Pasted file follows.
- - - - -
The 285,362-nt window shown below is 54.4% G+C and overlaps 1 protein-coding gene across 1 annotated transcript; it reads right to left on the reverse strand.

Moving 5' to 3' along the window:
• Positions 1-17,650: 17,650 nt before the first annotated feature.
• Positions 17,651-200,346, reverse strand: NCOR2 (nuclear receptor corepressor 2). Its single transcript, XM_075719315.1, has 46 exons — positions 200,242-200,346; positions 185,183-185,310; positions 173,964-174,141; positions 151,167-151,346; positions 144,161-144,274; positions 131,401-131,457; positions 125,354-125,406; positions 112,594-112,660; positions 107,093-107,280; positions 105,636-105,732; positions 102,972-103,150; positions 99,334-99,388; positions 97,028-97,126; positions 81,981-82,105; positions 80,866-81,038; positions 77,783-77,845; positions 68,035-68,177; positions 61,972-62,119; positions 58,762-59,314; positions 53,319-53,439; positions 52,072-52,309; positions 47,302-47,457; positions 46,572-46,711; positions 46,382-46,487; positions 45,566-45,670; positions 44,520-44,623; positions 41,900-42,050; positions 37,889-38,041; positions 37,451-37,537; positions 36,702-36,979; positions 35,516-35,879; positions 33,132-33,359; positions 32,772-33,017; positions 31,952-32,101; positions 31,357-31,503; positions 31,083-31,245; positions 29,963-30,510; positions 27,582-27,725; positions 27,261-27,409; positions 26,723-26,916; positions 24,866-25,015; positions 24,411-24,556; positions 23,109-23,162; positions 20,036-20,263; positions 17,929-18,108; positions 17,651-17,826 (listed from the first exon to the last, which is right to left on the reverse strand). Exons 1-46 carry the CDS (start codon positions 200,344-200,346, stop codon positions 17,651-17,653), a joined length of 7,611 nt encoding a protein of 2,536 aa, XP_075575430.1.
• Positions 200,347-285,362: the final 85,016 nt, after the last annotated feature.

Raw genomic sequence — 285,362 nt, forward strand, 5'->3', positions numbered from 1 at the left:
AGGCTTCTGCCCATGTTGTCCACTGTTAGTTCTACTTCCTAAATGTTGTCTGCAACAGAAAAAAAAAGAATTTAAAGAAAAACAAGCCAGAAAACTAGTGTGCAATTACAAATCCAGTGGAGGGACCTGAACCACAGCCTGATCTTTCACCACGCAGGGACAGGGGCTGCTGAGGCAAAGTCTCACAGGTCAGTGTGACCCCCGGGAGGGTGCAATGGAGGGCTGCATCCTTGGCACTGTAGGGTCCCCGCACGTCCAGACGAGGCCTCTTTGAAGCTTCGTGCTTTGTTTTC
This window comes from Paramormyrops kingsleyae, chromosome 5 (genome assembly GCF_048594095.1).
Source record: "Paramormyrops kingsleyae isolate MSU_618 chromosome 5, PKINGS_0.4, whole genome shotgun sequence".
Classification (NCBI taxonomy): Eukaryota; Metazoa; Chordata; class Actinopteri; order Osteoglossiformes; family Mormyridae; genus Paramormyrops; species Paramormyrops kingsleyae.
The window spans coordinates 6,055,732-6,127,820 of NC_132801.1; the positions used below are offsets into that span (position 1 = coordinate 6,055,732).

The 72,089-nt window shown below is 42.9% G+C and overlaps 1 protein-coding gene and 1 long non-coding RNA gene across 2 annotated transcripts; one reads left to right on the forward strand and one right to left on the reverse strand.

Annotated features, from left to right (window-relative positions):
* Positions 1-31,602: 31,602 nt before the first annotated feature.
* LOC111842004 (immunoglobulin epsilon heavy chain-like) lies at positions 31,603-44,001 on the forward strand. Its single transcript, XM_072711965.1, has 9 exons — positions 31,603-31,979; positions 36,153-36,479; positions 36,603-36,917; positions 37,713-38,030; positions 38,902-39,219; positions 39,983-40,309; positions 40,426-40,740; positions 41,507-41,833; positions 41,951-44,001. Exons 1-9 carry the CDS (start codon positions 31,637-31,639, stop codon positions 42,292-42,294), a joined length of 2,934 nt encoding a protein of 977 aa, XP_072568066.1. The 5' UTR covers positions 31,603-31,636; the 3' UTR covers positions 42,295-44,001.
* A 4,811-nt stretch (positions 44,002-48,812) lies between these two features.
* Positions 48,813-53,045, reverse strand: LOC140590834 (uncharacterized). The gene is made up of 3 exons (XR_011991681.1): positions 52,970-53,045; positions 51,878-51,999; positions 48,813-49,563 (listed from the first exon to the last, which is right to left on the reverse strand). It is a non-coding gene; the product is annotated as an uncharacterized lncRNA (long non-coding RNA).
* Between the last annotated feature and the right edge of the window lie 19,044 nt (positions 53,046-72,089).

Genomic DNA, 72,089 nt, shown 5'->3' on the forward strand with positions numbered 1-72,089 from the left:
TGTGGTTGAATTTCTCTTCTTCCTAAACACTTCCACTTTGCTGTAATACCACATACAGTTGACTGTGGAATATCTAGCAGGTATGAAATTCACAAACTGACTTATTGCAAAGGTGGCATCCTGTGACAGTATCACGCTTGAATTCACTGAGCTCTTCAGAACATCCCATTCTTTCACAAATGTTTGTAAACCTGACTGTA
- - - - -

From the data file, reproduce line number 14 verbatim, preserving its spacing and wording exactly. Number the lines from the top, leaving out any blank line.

* Positions 1-31,602: 31,602 nt before the first annotated feature.